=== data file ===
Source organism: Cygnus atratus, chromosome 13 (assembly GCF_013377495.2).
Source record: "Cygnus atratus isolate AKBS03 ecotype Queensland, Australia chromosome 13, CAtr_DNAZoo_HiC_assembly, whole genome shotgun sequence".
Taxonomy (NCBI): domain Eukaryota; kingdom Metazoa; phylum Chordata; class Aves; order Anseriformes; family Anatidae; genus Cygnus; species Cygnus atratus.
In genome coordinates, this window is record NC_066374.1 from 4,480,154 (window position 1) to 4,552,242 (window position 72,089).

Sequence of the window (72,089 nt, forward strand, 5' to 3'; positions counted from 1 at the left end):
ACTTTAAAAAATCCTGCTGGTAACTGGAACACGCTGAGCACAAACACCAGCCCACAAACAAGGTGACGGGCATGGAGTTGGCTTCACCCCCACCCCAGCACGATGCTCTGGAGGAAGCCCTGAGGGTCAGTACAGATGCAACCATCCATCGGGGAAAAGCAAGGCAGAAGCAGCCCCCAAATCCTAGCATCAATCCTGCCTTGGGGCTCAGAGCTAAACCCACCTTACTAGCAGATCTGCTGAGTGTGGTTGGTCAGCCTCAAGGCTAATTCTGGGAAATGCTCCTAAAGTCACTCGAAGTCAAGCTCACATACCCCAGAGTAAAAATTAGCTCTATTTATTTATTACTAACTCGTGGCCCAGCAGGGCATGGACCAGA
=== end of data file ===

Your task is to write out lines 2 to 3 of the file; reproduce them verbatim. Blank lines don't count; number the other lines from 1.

Source record: "Cygnus atratus isolate AKBS03 ecotype Queensland, Australia chromosome 13, CAtr_DNAZoo_HiC_assembly, whole genome shotgun sequence".
Taxonomy (NCBI): domain Eukaryota; kingdom Metazoa; phylum Chordata; class Aves; order Anseriformes; family Anatidae; genus Cygnus; species Cygnus atratus.